You are closer than you know. Here’s the part you didn’t know that will connect the dots. The Lernean Hydra (the one Herakles and Iolaus killed) lived in a swamp, and so they called it a “water snake,” which is what “Hydra” means. And just as Hydrants help put out fires, fire helped put out the Hydra (by cauterizing the wounds of decapitation, so two heads could no longer spring up where one had been severed). So feel free to give those construction crews the two fisted salute when you see them.
    HAIL HYDRANTS!

  119. I think you’re still justified – a fire hydrant hydrates fires. Of course, they call them fire hoses and fire trucks, which is a bit like saying “muzzles” and “tanks”.

  120. Besides me worrying that I am 41 yrs of age and have no idea what we, in the UK, attach our fire trucks attach their pipes too other than their engines, my conversation would have gone ‘fire lines’ – ‘water lines’ – ‘water hydrants’. Having said that my conversation would have been much more boring.

    x

  121. Hey, I want to feel for the guy, but he chose to be a company man…a confusing, badly worded, minion of The Man.

  122. “fire safety plan.” so, anti-fire safety plan? we wouldn’t be for that, right? the logic of proving you have no logic. I, too, am often a victim of this.

  123. This made me giggle though I am questioning whether I know, after 41 years on this planet, where our fire engines attach their hoses because we don’t have fire hydrants in the UK.

    Reading your post 3 words went through my mind – water pipes/lines, water hydrants and water flow. Yes, my conversation with the fireman would have been so much more boring….

  124. I am certain that your conversation was the highlight of his day, just as reading this was the highlight of my morning.

    And it just occurred to me that I don’t think there is a fire hydrant anywhere near my house. So, maybe my neighborhood really is anti fire-hydrants – and not in the anti-fire way that you mean – but actually against fire hydrants. Does that mean my neighborhood is pro-fire? Because that’s pretty messed up.

  125. I was really disappointed when I found out that the City of Oakland’s “fire goats” are not actually flaming caprids, but just normal goats that eat the weeds so that the hillsides don’t catch fire.

  126. oh.my.gawd. i LOVE this! I would so have this same conversation with someone! seems to make perfect sense to me –
    I so needed a laugh and am so happy i pulled up your blog to get that laugh – thank you so much Jen!!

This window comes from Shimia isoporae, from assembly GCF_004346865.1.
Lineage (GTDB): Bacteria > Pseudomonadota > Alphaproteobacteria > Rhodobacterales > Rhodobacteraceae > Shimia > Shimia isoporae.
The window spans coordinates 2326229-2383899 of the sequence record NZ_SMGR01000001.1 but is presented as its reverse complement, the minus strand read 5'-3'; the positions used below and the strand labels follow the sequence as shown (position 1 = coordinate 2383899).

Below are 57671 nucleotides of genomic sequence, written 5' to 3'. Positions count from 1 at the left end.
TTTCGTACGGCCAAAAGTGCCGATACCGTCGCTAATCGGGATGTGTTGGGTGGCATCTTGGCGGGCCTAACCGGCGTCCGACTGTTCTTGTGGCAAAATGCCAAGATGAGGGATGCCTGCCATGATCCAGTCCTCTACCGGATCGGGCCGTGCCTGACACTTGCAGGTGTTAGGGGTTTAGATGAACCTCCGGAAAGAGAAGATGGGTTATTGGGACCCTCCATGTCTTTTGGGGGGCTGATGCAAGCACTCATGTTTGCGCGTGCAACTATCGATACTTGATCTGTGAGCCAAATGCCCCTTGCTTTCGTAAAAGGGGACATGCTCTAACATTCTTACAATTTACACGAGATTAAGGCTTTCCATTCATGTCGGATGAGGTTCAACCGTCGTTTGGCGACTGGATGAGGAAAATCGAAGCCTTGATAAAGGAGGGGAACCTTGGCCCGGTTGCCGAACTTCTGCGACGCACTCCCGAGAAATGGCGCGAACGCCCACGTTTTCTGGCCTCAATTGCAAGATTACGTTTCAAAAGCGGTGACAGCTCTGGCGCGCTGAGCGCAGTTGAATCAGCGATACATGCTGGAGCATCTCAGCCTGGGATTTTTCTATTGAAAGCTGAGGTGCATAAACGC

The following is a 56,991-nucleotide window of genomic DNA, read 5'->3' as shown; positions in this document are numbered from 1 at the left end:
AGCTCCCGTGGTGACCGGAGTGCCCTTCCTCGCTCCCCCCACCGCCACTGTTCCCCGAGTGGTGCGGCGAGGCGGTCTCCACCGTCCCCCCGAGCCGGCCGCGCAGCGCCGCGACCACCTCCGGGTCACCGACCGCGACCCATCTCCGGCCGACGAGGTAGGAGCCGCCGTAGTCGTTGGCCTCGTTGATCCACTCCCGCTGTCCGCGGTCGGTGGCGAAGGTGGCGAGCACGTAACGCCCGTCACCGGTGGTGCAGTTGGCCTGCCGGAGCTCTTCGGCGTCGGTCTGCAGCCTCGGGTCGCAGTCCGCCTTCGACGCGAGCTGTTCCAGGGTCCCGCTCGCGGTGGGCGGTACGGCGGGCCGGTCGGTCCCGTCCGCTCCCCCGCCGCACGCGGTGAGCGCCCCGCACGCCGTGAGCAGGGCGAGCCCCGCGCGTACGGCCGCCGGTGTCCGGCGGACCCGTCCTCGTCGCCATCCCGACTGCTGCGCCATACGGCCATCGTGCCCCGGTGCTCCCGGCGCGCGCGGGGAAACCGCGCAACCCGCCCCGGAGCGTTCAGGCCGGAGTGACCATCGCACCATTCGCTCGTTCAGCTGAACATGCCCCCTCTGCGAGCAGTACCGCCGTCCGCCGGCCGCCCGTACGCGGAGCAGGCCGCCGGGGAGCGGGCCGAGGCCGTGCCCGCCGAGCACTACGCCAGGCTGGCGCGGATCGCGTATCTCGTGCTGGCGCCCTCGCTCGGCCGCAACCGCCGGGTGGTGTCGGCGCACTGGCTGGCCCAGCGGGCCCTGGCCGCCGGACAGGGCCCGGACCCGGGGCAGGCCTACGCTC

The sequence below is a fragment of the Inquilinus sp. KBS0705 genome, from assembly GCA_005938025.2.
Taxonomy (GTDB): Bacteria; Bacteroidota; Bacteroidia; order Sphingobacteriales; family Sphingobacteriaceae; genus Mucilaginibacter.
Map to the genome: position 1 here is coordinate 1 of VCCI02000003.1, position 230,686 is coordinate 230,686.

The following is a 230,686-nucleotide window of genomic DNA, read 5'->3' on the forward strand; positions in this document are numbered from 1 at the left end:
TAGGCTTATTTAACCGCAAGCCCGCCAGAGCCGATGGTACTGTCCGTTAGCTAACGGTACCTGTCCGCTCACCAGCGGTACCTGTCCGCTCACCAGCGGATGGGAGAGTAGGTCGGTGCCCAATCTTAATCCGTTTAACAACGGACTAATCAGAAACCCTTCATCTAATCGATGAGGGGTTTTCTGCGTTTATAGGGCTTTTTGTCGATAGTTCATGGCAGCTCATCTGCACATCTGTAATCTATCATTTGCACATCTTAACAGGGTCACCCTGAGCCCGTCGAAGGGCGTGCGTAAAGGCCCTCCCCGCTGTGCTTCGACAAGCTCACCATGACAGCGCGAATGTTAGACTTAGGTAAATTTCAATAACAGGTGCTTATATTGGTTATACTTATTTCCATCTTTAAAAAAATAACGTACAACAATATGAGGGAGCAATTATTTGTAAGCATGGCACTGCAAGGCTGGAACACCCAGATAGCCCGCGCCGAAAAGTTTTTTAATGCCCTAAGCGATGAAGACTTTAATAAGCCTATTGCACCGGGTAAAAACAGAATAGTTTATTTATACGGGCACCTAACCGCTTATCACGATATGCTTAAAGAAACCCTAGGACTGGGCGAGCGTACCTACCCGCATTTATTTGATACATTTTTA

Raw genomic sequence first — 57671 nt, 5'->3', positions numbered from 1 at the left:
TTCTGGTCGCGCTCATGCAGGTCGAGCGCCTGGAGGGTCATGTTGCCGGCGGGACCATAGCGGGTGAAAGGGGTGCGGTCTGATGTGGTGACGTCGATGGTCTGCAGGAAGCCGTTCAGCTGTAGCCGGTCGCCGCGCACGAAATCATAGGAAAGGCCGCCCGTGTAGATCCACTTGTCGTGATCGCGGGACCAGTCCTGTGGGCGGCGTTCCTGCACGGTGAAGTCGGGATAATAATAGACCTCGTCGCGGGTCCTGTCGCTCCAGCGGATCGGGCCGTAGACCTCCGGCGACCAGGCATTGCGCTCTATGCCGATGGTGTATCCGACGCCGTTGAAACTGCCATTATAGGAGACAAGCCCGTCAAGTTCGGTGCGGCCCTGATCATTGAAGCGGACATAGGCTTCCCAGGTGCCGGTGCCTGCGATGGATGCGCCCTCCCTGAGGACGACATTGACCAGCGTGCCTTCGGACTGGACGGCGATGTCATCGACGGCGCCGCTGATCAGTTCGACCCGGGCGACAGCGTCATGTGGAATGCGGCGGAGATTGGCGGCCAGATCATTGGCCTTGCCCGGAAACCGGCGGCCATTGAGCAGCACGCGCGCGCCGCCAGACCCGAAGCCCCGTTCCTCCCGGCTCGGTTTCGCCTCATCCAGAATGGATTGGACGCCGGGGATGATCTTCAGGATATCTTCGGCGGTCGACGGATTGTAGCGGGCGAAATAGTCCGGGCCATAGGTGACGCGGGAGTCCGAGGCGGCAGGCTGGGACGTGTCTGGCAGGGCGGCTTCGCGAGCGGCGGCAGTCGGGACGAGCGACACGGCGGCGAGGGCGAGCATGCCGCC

127. Love it! I think I would’ve had the door slammed in my face in my own home if I tried a conversation like that in my city.

  128. When I first started reading your post I thought it was going to be some neurotic “OMG, I’m going to have to move out of my house until they can assure me they’ll be able to save me in the case of a fire” post, so I’m just glad you’re thinking of the truly important issues in this situation and asking the right questions.

  129. They need to rename it the “Water-Foam-Ladders-and-Flashy-Lights Department” !

  130. No, wait. I agree with “fire lines” being a problematic term.

    But “fire hydrant”… I think it is okay. Because it hydrates fires.

  131. Their signage is problematic. I can see ” improved fire flow” as a negative for prospective house buyers. I am sure your insurance will go up after this….

    Question:They’re fire hydrants…. Which means they hydrate fires….so wouldn’t hydration lines make more sense?

  132. For a while our office had “Safety Prevention” notices posted all over the place, until I politely pointed out that the Safety Committee probably meant “Accident Prevention”. Sometimes I wish I hadn’t said anything because I sort of enjoyed the smile when I walked by.

  133. Had a conversation like this once at a convention. “I get why the call them fire trucks, but why are the red?” was my question. The group I was hanging with all paused and gave this more thought that any sort adult should. Finally one guy piped up with “Maybe it’s so they can sneak up on the fires.” Mind blown. Also, fair warning, there may or may not have been a lot of alcohol involved. Probably. Most likely.

  134. Wait, I’m pretty sure that there are pipes full of fire underground. At my last house, there was a pipe in the fireplace, and when I opened the valve, fire came out. Same thing for the stove in my kitchen.

  135. Construction is the worst, especially when it is in your neighborhood! Since they are fixing your “fire lines” they’ll probably have to take some part of the street up, and if you are from a town like mine, that means tons of traffic! It is great and all that they are making your water pressure better in order to fight fires, but I wish they had a better way of doing it besides disrupting everyone’s lives around them. I know I am not the only one that feels that way!

    http://www.prweb.com/releases/economy-and-construction/annoyed-neighbors/prweb10072365.htm

    Have a good day!